• 'Ecclesiastical Antiquities of Devon, being Observations on many Churches in Devonshire, originally published in the "Exeter and Plymouth Gazette," with a Letter on the Preservation and Restoration of our Churches,' Exeter, 1828,; written with the Rev. John Pike Jones of North Bovey, who contributed the introduction and the descriptions of twelve churches.
  • 'Ecclesiastical Antiquities in Devon, being Observations on several Churches in Devonshire, with some Memoranda for the History of Cornwall,' 3 vols., Exeter, 1839–40–1842. A new work.
  • 'Cliffordiana,' privately printed, Exeter [1828], containing a detailed account of the Clifford family, three funeral addresses, and a list of the pictures at Ugbrooke Park. The author made collections for an enlarged edition, and wrote a series of thirteen articles on the 'Cliffords of Devonshire' that appeared in the 'Exeter Flying Post' between 1 June and 29 September 1857.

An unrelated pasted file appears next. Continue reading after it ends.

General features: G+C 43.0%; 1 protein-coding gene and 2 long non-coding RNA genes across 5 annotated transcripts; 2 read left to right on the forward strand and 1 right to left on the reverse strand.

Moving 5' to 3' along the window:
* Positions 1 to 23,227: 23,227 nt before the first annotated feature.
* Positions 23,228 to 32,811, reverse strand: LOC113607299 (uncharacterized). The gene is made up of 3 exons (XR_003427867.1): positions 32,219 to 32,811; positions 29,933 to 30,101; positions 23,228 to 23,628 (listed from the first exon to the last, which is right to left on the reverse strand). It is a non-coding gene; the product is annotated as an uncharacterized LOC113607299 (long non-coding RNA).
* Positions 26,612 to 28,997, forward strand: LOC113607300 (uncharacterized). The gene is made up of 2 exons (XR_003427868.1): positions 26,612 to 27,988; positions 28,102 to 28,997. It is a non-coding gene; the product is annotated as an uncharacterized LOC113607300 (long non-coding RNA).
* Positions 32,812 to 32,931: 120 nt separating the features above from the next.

• 'Memoir of the Lord Treasurer Clifford,' London [1828?], reprinted from the Catholic Spectator; the article was subsequently rewritten, and appeared in the 'Exeter Flying Post,' 22 and 29 June 1857.
  • 'Collections towards illustrating the Biography of the Scotch, English, and Irish Members of the Society of Jesus,' Exeter, 1838; a second edition, limited to 250 copies, London, 1845. These biographical notices appeared originally in the 'London and Dublin Weekly Orthodox Journal,' vols. ii.–iv. (1836–37).
  • 'Merrye Englaunde; or the Goldene Daies of Goode Queene Besse' (anon.), London, 1841. This first appeared as a serial story in the 'Catholic Magazine,' vols. ii., iii. (1838–39). The plot is laid in Cornwall, and is based upon the adventures and persecutions of some catholic families in that county.
  • 'Description of the Guildhall, Exeter,' in conjunction with Pitman Jones, Exeter, 1845; 2nd edit. 1853.
  • 'A View of Devonshire in MDCXXX, with a Pedigree of most of its Gentry,' by Thomas Westcote, edited by Oliver in conjunction with Pitman Jones, Exeter, 1845.